In 2009, during my second year as Assistant Superintendent, I was asked to testify on behalf of the Office of Superintendent of Public Instruction (OSPI) in the groundbreaking McCleary vs. The State of Washington case. As the OSPI staff to the Achievement Gap Oversight and Accountability Committee (renamed the Educational Opportunity Gap and Accountability Committee), and closest to the impacts of lack of funding, I was selected to testify along with then-State Representative Skip Priest. Our testimony aided further understanding of the importance of a fully-funded education system.
- For six years and counting, the state Legislature has suspended voter-approved cost-of-living adjustments (COLA) for school employees. The Washington Education Association (WEA) argues that as a result, teachers have lost 12% of their buying power. According to the National Education Association (NEA), when adjusted for regional cost-of-living differences, teacher pay in Washington is 42nd out of 50 states.
- Para educators, who are vital support staff, often work with students who have the greatest needs. These support staff often lead small group sessions, help administer school wide tests, assist in the classroom, run school wide events, and, on occasion, serve as interpreters in districts with large English Language Learner (ELL) populations. Our paras are critically important to our system, yet are significantly underpaid and under-supported for the work they do.
- Our current funding system is not equitable in many ways. Although the state's "paramount duty" is to fund Basic Education, including teacher salaries, the state's failure to do so has forced school districts that have the resources to fund what is lacking using levies. Those districts unable to pass levies are left behind and unable to compensate educators at the same rates. Additionally, the current funding formulas do not take into consideration the funding of initiatives passed by the state, like smaller class sizes and full-day kindergarten. Also not included are state paid professional development days. As a result, many districts are unable to compensate teachers for the additional training they need to stay current in instructional strategies or implement new mandates effectively.
- I will advocate with state lawmakers in the opening days of session to request a freeze on the current levy amounts. The levy cliff is coming at the end of this session. If the levy cliff is not addressed AND teacher compensation is not fully funded by the state by the end of the 2017 session, school districts will be forced to lay off teachers at the end of this school year. When we are already experiencing a teacher shortage, lay-offs would be devastating to the system - both students and staff.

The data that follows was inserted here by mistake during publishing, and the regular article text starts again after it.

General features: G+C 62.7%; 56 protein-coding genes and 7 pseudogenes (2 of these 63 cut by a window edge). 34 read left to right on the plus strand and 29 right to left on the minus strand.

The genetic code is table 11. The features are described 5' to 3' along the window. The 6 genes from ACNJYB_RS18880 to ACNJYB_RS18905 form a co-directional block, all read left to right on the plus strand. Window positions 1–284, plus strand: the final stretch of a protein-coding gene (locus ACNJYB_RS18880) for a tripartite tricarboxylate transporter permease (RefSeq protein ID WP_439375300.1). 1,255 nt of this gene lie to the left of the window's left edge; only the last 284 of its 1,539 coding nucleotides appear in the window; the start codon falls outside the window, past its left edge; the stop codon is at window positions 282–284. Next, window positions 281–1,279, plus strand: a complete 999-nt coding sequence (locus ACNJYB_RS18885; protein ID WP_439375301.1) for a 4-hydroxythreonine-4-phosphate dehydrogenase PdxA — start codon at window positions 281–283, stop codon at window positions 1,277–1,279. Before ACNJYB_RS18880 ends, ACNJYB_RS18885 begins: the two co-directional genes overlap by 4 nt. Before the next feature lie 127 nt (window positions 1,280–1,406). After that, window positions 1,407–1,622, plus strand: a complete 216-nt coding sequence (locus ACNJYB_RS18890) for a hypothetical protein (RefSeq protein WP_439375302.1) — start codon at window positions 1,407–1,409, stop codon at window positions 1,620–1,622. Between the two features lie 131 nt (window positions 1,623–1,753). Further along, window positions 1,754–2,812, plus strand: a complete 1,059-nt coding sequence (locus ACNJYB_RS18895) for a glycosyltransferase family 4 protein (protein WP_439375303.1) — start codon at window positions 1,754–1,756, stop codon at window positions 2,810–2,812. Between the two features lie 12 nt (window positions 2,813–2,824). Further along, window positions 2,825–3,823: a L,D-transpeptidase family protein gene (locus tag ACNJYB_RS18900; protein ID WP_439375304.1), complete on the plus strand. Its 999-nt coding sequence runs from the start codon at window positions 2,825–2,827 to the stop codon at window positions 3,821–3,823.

- There are many state agencies that touch the K-12 system. As Superintendent I will work directly with education stakeholders to create a blueprint that clearly outlines a vision for high-quality education in Washington State. One aspect of this blueprint will provide budget recommendations and guidance to the legislature as they work to create a bi-partisan budget that fulfills McCleary. I will lead efforts in partnering with all stakeholders, legislature included, to create this blueprint that will help OSPI effectively leverage the resources that exist, and identify gaps that require additional funding from the state.
- Our constitution states that we must "amply fund" basic education, which means "more than the bare minimum." Until we are able to infuse the necessary resources to ensure EVERY student has access to art, music, theater, and greater access to career and technical education (culinary arts, welding, mechanics, robotics); I believe we must also seek out opportunities for public-private partnerships, where possible. Great examples include; the Science and Math Institute hosted by Point Defiance Park, Technology Access Foundation STEM partnerships allow internship opportunities for students, and Federal Way High School who has developed partnerships with local machine shops to provide students with training in lucrative careers that have remained relatively unknown. As Superintendent I will work to not only advocate for the infusion of deserved funds, but also advocate and work with other districts and buildings to find ways to create public-private partnerships for their students.